The Syrian Electronic Army (SEA) is starting strong in 2014 by taking over Skype’s social media accounts on Twitter, Facebook, and even its blog. By taking over the accounts, the SEA used the platforms to spread an anti-NSA message which involved Microsoft (which owns Skype.)
Don’t use Microsoft emails (hotmail,outlook), They are monitoring your accounts and selling the data to the governments, – SEA
The hack became obvious earlier this afternoon when Skype’s Twitter account published a tweet telling people to stay away from Microsoft services. Along with its own tweet, Skype’s Twitter retweeted one of SEA’s tweets.
While its presence on social media websites has been targeted, Skype itself has not been affected by the SEA hack, meaning that users of Skype and other Microsoft services should not be worried.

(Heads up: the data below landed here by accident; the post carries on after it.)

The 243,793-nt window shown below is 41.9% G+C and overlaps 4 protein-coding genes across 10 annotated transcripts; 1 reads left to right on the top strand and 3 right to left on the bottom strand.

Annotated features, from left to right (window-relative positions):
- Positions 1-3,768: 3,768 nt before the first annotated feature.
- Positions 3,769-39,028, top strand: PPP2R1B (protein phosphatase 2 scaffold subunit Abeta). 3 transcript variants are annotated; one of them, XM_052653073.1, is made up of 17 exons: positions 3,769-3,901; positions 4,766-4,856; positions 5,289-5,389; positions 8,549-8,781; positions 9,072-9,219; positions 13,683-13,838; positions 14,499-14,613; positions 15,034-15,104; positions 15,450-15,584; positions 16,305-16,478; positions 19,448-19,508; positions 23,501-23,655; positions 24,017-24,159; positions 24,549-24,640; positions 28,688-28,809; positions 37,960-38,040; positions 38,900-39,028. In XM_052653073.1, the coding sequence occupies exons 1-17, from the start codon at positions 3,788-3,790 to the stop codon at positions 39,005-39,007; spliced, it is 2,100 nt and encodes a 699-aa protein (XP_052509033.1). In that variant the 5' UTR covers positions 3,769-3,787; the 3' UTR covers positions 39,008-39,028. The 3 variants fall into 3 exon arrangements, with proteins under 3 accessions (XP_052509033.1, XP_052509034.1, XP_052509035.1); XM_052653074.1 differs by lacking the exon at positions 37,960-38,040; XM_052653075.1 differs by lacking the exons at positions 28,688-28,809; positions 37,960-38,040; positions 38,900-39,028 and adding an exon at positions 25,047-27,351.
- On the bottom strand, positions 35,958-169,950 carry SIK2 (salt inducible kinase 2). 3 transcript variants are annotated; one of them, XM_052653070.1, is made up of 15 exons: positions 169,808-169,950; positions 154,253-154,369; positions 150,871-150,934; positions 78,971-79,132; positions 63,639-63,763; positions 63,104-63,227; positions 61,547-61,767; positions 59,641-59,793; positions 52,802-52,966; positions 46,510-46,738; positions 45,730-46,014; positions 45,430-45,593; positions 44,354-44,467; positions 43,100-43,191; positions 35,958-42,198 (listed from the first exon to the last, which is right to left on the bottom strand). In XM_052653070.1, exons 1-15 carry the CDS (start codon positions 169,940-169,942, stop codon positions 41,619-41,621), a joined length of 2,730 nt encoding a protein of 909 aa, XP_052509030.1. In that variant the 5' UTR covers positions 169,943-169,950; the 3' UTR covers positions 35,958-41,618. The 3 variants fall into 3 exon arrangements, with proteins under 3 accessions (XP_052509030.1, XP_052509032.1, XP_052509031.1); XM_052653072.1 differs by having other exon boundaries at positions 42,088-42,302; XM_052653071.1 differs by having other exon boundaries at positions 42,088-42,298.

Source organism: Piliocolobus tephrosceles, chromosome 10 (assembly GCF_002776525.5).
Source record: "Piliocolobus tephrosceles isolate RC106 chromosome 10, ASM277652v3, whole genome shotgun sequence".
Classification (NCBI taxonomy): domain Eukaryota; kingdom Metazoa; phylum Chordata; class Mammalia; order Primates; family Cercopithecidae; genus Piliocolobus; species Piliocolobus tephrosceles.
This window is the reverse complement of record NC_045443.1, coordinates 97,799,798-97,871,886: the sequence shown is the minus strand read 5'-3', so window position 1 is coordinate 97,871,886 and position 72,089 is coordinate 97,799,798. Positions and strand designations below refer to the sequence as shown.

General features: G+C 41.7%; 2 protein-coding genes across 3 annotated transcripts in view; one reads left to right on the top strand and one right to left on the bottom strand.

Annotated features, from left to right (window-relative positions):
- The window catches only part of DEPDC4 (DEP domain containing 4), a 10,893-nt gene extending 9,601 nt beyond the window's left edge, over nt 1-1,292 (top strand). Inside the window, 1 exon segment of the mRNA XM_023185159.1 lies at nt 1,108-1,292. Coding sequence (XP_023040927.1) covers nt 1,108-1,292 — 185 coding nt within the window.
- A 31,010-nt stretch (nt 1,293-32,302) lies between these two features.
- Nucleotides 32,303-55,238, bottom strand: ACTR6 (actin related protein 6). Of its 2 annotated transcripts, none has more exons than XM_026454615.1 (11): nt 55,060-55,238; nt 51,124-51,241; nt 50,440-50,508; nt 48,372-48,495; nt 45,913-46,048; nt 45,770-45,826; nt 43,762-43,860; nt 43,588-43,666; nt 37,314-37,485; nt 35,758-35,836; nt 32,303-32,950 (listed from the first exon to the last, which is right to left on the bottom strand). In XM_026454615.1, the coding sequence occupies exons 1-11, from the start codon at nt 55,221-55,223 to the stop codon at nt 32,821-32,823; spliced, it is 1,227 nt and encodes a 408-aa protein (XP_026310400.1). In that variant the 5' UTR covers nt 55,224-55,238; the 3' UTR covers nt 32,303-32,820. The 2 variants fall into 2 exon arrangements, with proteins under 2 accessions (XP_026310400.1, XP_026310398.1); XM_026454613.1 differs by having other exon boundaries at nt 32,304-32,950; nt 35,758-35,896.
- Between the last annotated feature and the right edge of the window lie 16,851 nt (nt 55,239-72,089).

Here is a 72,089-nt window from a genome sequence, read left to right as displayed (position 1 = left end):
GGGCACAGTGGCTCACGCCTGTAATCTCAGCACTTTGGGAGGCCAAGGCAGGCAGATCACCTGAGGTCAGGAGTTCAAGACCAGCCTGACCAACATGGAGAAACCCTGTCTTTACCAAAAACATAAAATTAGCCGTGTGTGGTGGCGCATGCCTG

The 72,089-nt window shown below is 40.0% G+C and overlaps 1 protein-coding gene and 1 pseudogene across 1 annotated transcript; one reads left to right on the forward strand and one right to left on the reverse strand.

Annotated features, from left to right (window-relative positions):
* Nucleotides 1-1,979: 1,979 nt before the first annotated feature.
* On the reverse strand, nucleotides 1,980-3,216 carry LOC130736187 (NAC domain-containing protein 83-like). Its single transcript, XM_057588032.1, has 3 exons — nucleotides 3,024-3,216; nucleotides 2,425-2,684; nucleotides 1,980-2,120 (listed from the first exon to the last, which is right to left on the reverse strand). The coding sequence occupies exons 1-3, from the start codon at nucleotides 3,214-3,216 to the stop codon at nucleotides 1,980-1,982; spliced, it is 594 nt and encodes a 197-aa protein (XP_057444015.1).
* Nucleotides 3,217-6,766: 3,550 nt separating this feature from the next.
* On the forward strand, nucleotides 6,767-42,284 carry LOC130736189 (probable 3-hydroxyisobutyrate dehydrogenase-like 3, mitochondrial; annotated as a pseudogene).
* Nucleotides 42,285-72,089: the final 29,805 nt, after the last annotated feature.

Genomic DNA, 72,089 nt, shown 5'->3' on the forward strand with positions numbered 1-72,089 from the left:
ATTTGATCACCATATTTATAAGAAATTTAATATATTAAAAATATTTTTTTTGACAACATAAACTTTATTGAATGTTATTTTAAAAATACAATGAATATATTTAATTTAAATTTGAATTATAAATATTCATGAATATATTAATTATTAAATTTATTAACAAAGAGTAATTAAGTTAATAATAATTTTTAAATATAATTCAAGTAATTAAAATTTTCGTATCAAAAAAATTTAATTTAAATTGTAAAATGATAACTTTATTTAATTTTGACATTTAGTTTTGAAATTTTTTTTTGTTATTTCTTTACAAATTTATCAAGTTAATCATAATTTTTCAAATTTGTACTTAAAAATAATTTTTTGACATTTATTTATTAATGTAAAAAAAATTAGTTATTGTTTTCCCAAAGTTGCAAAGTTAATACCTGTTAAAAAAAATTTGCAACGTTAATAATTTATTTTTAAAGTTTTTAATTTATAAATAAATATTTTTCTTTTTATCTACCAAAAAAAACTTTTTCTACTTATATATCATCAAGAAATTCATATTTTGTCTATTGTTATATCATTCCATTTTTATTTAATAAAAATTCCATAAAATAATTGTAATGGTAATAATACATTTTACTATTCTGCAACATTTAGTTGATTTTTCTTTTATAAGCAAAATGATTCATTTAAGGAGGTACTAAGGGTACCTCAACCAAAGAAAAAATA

Since launching its website in 2011, the Syrian Electronic Army has publicly stated that it is not associated with the actual Syrian government. Instead, the group is made up of young patriotic citizens who have continued to support Bashar al-Assad government. At the same time as the war in Syria began to attain the US’s attention, the SEA ramped up its attacks against numerous institutions during 2013.
Earlier this year, the SEA made headlines when it hacked the Twitter account of the Associated Press and made posts stating that the White House had been bombed and that President Barack Obama had been injured in the attack. Although these tweets were quickly removed, they caused a massive $136.5 billion dip on the S&P 500.
The vast majority of SEA’a attacks have taken advantage of the social media profiles or websites of large institutions to spread their message regarding the Assad government. Recently, in the last quarter of 2013, SEA specifically went after groups and individuals who had opposed the Assad government and had supported the rebels who are trying to bring a change in government to the country.
Just recently, Skype finally took back control of its social media accounts and deleted the posts from the SEA. Neither Microsoft nor Skype have publicly commented on the hack but they have taken action to reverse the effects of it.